FIG. 1 is a side elevational view of an athletic sock knit according to the present invention;
FIG. 2 is a diagrammatic view of the needle and sinker camming arrangements according to the present invention;
FIGS. 3-6 are schematic views illustrating in side elevation various actions of the needles and sinkers according to the present invention; and
FIG. 7 is a schematic view of the reverse side of the athletic sock of FIG. 1 at the contoured portion thereof.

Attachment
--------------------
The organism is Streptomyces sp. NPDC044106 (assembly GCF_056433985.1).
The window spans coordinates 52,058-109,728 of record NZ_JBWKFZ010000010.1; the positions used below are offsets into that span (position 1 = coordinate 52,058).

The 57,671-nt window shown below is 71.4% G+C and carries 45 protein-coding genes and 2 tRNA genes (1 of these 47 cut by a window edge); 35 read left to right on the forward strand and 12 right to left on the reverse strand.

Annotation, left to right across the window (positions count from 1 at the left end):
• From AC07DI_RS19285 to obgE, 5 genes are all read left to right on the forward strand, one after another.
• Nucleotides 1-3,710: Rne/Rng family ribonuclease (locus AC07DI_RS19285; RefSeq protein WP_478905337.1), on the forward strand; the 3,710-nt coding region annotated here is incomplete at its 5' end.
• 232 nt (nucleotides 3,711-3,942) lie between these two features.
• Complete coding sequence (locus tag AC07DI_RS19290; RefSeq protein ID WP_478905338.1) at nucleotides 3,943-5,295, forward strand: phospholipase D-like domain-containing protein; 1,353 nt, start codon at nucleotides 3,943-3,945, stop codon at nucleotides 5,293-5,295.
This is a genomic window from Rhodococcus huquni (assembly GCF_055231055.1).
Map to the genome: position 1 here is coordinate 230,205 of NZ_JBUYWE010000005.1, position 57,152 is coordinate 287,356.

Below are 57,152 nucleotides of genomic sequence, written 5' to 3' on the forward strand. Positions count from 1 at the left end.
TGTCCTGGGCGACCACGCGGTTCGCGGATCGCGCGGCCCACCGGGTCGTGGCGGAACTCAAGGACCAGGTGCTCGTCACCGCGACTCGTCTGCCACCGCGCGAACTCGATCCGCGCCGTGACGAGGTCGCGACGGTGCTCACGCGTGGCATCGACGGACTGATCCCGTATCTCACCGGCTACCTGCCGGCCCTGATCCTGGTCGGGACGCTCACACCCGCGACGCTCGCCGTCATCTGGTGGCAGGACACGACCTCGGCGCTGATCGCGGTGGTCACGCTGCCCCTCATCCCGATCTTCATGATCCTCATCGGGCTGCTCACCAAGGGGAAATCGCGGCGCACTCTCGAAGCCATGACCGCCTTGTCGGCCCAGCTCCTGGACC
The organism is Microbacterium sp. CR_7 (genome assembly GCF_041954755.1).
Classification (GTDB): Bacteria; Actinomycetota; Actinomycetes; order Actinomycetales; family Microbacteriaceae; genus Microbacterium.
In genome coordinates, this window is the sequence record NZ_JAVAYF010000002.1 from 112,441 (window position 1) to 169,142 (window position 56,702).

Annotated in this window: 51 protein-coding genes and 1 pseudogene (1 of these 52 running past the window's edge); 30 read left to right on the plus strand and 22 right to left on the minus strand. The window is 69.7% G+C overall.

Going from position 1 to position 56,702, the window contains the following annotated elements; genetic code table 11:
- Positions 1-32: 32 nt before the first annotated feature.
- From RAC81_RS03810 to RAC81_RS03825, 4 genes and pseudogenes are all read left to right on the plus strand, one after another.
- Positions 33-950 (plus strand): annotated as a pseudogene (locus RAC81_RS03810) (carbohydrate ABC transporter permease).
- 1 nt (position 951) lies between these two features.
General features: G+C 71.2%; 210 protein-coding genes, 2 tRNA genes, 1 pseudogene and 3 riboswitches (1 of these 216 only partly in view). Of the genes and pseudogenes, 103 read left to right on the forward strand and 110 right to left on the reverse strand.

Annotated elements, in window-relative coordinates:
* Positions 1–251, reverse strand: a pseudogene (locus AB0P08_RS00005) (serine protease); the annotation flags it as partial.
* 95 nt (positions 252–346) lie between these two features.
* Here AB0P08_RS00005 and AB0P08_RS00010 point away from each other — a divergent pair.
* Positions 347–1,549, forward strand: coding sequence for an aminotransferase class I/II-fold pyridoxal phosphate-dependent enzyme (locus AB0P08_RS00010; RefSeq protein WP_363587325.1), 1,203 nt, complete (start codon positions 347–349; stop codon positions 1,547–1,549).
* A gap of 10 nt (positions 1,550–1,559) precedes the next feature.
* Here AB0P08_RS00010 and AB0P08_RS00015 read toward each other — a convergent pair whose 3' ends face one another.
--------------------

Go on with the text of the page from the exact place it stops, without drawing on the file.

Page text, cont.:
Referring now to the accompanying drawings, the athletic sock of the present invention is generally illustrated in FIG. 1 at 10 and is of a tubular type construction basically including a leg portion 12 and a foot portion 14. The leg portion 12 may be of any well-known type of construction normally employed in athleic socks, for instance a jersey construction having elastic yarn laid-in on the reverse side thereof by a system of alternate tucks and floats to create an elastic ribbed appearance on the face side of the leg portion 12, as illustrated. The foot portion 14 includes a toe area 16 of the well-known "fish mouth" type, illustrated as knit in its open condition prior to being sewn closed, and a heel area 18, and is knit of a terry-type pile construction to provide a cushion sole. According to the present invention, the toe and heel areas 16, 18 of the foot portion 14 are of a particular novel contoured construction produced according to the method and apparatus of the present invention. Otherwise, the construction of the foot portion 14 is conventional.